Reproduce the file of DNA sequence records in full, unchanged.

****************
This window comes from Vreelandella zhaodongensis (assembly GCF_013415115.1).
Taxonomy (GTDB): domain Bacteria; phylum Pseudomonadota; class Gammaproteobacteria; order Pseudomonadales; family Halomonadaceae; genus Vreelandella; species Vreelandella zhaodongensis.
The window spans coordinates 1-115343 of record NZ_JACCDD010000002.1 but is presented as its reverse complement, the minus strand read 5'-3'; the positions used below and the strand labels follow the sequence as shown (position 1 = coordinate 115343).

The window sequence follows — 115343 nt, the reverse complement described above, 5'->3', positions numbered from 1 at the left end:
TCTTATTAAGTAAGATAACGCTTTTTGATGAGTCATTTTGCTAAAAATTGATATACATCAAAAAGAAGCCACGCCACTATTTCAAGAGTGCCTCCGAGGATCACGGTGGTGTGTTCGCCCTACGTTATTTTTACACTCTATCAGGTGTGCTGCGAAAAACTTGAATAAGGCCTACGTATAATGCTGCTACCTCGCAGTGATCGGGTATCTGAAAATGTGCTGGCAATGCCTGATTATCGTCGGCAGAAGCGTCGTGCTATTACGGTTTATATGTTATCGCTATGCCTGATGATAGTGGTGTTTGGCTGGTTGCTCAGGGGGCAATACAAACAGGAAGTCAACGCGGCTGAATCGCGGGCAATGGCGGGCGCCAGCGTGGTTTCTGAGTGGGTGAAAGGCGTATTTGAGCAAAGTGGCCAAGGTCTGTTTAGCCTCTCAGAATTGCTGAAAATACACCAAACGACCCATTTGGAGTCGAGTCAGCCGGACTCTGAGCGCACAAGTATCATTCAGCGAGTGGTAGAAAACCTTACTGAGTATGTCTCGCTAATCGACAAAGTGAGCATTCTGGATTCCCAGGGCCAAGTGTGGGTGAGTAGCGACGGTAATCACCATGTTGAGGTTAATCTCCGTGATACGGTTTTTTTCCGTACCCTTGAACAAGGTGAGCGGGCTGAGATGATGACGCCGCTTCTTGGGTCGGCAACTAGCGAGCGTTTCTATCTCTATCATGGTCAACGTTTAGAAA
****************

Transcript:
This window comes from Vreelandella zhaodongensis (assembly GCF_013415115.1).
Taxonomy (GTDB): domain Bacteria; phylum Pseudomonadota; class Gammaproteobacteria; order Pseudomonadales; family Halomonadaceae; genus Vreelandella; species Vreelandella zhaodongensis.
The window spans coordinates 1-115343 of record NZ_JACCDD010000002.1 but is presented as its reverse complement, the minus strand read 5'-3'; the positions used below and the strand labels follow the sequence as shown (position 1 = coordinate 115343).

The window sequence follows — 115343 nt, the reverse complement described above, 5'->3', positions numbered from 1 at the left end:
TCTTATTAAGTAAGATAACGCTTTTTGATGAGTCATTTTGCTAAAAATTGATATACATCAAAAAGAAGCCACGCCACTATTTCAAGAGTGCCTCCGAGGATCACGGTGGTGTGTTCGCCCTACGTTATTTTTACACTCTATCAGGTGTGCTGCGAAAAACTTGAATAAGGCCTACGTATAATGCTGCTACCTCGCAGTGATCGGGTATCTGAAAATGTGCTGGCAATGCCTGATTATCGTCGGCAGAAGCGTCGTGCTATTACGGTTTATATGTTATCGCTATGCCTGATGATAGTGGTGTTTGGCTGGTTGCTCAGGGGGCAATACAAACAGGAAGTCAACGCGGCTGAATCGCGGGCAATGGCGGGCGCCAGCGTGGTTTCTGAGTGGGTGAAAGGCGTATTTGAGCAAAGTGGCCAAGGTCTGTTTAGCCTCTCAGAATTGCTGAAAATACACCAAACGACCCATTTGGAGTCGAGTCAGCCGGACTCTGAGCGCACAAGTATCATTCAGCGAGTGGTAGAAAACCTTACTGAGTATGTCTCGCTAATCGACAAAGTGAGCATTCTGGATTCCCAGGGCCAAGTGTGGGTGAGTAGCGACGGTAATCACCATGTTGAGGTTAATCTCCGTGATACGGTTTTTTTCCGTACCCTTGAACAAGGTGAGCGGGCTGAGATGATGACGCCGCTTCTTGGGTCGGCAACTAGCGAGCGTTTCTATCTCTATCATGGTCAACGTTTAGAAA